Continuing on from last month’s blog , we’re taking a dive into search engine optimisation (SEO) and explaining what needs to be done to improve your website’s ranking.
Google really likes content on pages but content must be written in a way whereby Google understands its relevance and importance. There are some key points you need to follow with each page you create on your website:
Every page must have a heading one (H1) tag. This shows Google what the primary purpose of this page is. There are some other rules to go with this, such as every page must have only one H1 style assigned.
As a general rule, it’s a good idea to base the H1 on the page URL.
If your page is all about a product or service, it’s a good idea to make sure that keyword is repeated a few times throughout the content. Keep in mind that people may search using different keywords and you will need to think about this as you write you content. e.g. ‘Leaky tap’ could also be searched for under ‘leaky faucet’. Google provides a Keyword Planner Tool to assist you in finding additional keywords for your content. This tool also gives you an idea of the search volumes for each phrase as well. https://adwords.google.com/home/tools/keyword-planner/
Google really doesn’t like it when we “borrow” content from other pages or websites. Each page needs to have its own clear message and fresh content or you’ll just end up receiving penalties from Google for duplicate content.
There are a few tricks to getting the best out of your meta data including your titles and page descriptions. For those that don’t know what these are, this is the content that builds the review in your search results.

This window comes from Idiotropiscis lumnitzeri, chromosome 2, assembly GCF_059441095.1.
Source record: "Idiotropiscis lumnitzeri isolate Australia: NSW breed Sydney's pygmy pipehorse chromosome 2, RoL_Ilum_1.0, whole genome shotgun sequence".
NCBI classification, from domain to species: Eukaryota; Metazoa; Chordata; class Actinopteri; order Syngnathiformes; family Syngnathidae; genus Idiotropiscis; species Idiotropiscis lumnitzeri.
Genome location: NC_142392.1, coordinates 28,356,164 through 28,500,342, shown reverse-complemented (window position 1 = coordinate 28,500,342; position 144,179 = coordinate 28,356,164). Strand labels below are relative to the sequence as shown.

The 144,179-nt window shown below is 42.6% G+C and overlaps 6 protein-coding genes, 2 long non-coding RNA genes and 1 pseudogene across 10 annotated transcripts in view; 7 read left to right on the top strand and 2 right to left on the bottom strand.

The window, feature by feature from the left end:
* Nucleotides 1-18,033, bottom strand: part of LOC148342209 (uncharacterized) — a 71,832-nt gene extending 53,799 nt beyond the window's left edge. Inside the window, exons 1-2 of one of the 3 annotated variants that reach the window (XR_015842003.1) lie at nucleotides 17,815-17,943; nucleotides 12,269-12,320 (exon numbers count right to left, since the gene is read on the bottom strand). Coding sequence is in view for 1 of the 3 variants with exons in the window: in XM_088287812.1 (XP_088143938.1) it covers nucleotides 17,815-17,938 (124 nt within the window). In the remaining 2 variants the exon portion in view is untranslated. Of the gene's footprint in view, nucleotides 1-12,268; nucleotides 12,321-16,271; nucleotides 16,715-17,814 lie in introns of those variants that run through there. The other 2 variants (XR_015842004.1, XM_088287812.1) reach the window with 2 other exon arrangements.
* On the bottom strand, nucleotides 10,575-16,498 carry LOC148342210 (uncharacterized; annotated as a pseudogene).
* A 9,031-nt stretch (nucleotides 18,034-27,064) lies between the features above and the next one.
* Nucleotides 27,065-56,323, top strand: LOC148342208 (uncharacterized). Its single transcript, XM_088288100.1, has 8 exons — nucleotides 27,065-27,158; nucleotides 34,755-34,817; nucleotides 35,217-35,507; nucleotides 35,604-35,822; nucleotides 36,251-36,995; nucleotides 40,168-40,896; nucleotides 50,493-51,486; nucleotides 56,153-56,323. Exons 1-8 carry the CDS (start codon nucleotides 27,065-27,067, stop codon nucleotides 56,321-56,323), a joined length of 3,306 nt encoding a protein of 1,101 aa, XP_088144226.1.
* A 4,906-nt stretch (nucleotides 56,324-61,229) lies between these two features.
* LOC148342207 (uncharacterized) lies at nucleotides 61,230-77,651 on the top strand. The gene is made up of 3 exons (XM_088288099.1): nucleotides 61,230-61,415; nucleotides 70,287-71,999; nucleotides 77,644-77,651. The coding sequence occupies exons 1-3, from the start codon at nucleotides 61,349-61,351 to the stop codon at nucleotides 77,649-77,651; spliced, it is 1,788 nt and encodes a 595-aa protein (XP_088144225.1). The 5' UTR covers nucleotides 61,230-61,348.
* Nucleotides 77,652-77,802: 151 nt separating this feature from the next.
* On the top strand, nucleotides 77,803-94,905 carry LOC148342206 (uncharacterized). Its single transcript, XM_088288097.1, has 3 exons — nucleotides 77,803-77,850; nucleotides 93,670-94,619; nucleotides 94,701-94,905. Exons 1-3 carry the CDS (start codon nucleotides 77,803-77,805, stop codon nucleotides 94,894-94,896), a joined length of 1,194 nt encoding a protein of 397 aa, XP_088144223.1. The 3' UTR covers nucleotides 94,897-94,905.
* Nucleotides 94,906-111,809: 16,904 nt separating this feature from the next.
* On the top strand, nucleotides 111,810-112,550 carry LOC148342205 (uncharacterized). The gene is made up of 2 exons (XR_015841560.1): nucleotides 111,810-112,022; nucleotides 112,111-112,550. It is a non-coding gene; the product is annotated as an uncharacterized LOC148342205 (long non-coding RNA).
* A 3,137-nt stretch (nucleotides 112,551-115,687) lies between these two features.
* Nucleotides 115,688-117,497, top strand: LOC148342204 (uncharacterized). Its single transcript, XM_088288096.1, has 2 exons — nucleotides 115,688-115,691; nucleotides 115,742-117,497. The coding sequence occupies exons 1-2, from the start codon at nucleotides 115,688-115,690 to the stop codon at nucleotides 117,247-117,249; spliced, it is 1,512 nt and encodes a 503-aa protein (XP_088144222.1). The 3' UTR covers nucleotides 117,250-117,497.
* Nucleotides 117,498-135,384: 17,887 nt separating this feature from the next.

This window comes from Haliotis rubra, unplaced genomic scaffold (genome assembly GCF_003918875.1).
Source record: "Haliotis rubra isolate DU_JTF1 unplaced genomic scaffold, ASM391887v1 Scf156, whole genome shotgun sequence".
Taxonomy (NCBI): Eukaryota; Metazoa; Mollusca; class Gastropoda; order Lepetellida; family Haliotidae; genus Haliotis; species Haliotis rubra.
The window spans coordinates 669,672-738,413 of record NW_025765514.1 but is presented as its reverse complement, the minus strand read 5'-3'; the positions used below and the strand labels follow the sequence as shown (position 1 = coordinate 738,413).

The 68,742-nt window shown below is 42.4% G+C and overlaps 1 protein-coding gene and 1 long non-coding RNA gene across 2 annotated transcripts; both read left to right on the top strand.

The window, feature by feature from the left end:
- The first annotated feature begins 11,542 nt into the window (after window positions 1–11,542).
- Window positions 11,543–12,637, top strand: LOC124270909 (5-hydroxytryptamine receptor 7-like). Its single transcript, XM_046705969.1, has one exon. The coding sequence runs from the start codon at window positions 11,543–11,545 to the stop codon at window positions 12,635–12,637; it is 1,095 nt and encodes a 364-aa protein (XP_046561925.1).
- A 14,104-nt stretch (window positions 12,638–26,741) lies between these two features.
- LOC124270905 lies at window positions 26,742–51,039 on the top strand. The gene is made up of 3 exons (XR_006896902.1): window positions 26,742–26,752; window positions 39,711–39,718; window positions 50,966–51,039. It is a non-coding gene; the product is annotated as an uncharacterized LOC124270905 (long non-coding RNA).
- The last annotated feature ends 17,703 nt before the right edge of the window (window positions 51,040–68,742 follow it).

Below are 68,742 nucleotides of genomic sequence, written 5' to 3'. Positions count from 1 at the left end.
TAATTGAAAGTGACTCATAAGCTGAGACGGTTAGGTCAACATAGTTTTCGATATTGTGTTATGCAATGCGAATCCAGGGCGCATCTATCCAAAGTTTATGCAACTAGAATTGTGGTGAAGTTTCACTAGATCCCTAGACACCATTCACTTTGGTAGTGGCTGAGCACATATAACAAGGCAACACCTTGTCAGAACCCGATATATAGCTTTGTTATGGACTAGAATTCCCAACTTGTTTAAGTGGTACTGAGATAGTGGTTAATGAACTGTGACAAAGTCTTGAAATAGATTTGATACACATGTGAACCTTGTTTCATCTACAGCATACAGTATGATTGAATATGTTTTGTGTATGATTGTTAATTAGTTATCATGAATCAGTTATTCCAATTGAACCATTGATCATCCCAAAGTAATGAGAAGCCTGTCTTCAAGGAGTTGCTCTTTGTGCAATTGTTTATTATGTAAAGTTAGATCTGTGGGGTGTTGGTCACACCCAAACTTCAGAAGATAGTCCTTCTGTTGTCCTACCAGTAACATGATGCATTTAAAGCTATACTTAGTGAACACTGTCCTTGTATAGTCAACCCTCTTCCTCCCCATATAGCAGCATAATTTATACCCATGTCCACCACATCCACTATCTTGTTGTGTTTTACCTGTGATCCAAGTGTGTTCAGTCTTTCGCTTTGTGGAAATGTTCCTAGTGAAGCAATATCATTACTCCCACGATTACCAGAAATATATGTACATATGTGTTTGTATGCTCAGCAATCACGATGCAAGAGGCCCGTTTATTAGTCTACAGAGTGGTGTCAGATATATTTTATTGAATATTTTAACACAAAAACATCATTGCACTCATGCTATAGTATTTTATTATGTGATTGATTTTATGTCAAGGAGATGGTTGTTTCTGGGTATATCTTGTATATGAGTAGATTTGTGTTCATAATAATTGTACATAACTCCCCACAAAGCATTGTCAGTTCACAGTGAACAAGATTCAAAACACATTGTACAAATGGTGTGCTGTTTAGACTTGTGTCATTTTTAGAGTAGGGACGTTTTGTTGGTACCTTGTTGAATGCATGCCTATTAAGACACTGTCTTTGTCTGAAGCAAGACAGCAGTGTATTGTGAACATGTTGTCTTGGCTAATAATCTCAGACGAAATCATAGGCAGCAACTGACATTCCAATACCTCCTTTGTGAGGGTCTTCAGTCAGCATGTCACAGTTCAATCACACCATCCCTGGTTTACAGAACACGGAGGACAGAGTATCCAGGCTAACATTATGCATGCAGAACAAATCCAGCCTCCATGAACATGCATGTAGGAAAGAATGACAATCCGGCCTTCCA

Fresh content and regular updates to your website are great ways to persuade Google to see you as a market leader in your area. Blogs are a very good way of ensuring your website has fresh content each month that’s topical to your area of work. The more pages added to your website – with the above rules being followed – the more this will help with your SEO ranking.
When you’re creating or updating your website pages, it’s a good idea to have a wider look at how this page reads to your end customer as well as how this looks – using the above rules – to Google. SEO is a very fine art and requires a fair amount of work and patience as you wait for Google to reflect the changes you’ve made to your website. There are no overnight quick win schemas and be careful of anyone offering SEO services with these sorts of promises.
If you’d like to know more about on-page SEO or want a free audit of your current website, fill in the details below and we’ll get in touch with you. Keep your eyes out for our next blog which explains off-page SEO.